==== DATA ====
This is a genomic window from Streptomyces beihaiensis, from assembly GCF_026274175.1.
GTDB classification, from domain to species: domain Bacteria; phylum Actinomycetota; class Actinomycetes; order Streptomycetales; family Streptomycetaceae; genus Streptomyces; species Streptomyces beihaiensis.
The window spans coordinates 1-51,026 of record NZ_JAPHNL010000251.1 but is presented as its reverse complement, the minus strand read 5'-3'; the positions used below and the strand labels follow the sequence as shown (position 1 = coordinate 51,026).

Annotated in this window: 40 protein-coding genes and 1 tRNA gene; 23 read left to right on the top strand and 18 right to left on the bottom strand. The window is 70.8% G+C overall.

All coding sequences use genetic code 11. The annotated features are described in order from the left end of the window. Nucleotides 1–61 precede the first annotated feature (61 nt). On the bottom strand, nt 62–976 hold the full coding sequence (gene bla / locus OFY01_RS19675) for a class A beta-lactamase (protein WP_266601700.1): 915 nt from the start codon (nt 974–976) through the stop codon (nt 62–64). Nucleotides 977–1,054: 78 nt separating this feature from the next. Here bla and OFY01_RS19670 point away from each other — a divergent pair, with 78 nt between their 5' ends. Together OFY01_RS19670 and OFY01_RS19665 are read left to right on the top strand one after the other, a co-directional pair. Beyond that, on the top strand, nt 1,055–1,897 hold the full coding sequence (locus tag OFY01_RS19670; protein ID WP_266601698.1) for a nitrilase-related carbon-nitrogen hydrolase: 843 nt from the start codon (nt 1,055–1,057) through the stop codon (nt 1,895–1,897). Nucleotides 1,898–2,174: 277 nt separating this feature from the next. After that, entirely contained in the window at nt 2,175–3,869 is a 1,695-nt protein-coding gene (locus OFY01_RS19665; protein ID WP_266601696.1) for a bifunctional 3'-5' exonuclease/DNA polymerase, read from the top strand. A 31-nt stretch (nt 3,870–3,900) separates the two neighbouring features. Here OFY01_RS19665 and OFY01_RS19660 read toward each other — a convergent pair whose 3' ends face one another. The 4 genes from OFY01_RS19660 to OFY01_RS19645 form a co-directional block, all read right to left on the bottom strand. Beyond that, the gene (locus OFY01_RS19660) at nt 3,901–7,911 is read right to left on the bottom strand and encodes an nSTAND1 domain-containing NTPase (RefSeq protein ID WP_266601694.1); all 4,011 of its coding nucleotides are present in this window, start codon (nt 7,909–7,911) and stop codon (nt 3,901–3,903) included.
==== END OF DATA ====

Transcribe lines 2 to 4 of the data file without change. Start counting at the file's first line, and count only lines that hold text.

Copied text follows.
GTDB classification, from domain to species: domain Bacteria; phylum Actinomycetota; class Actinomycetes; order Streptomycetales; family Streptomycetaceae; genus Streptomyces; species Streptomyces beihaiensis.
The window spans coordinates 1-51,026 of record NZ_JAPHNL010000251.1 but is presented as its reverse complement, the minus strand read 5'-3'; the positions used below and the strand labels follow the sequence as shown (position 1 = coordinate 51,026).

Annotated in this window: 40 protein-coding genes and 1 tRNA gene; 23 read left to right on the top strand and 18 right to left on the bottom strand. The window is 70.8% G+C overall.